Furthermore, the travel time of the professionals to your home is likely to be factored into the ultimate cost, as it is added to the labourers' work time. This means that people who live in rural locations are more likely to pay more.
When it comes to locations, if there aren't many expert screeders in your area, the ones who are available are likely to charge extra to install floor screed in your home.
Floor Screeding Prices
In the table below you will see the different average costs of floor screeding in the UK:
|Sand and cement screed||£13 - £15|
|Liquid screed||£17 - £20|
|Quick-drying screed||£15 - £20|
|Labour costs||£10 - £12|
The typical total for a classic screed is between £15 and £16 per metre squared. With an average labour cost of £11 per square metre, we arrive at a screed floor cost of £26.50 per square metre.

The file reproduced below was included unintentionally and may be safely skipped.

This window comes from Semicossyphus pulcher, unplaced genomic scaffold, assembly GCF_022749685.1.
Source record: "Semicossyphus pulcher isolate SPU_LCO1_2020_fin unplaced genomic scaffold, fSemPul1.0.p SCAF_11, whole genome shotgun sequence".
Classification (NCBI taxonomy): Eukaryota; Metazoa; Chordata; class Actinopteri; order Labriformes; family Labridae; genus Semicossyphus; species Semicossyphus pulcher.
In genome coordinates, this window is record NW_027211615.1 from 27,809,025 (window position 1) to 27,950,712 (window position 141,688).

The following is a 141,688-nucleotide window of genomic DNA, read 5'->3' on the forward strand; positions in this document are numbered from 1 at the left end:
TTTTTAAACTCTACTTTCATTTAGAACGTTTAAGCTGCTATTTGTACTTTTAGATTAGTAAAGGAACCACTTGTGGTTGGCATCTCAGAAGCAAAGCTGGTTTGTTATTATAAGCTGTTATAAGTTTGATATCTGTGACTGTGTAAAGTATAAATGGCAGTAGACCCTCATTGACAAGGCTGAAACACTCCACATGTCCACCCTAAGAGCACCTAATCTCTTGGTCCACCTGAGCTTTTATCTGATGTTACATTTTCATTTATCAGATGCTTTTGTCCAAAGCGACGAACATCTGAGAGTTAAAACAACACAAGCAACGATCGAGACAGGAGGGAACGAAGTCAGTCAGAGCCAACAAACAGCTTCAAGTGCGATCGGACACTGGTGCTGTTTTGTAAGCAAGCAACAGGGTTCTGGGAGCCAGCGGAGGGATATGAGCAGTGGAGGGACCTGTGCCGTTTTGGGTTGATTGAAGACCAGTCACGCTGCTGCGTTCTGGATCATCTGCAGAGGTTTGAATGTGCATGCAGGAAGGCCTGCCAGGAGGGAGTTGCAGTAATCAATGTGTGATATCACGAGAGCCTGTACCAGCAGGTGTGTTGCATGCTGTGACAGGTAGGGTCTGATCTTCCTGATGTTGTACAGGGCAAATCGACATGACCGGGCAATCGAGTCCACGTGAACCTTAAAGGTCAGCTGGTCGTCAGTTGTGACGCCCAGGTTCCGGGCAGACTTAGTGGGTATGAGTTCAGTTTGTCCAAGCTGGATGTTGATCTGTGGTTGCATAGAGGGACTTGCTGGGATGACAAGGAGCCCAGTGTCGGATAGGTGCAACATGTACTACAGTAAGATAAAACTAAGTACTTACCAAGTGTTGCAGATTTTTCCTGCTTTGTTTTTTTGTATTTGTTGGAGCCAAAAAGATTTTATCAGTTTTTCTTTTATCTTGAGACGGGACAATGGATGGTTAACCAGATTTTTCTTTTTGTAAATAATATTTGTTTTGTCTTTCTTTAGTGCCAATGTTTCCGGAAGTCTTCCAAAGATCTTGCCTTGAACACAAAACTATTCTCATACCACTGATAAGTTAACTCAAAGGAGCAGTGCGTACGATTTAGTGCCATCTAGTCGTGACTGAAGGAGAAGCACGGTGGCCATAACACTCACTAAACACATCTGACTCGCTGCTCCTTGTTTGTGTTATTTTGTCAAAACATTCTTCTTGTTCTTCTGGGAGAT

Multiple factors influence the overall price of the installation of floor screeding. Here is a couple of them:
Most contractors charge by the hour, the time it takes to get to your house frequently adds to the final cost. As a result, if you live in a distant area that is difficult to reach or is a long distance from the labourer’s office, the price of the task may be affected.
As a result, the common practice is to choose a contractor who is close by and deal with him or her. However, depending on the situation, this has various disadvantages. For example, if you stay in a rural place with few professional screeders, the ones who are accessible are likely to charge extra.
Size of the Area
While an average-sized room costs between £400 and £500, larger rooms are more expensive. This is owing to the additional work that the labourers will be required to do.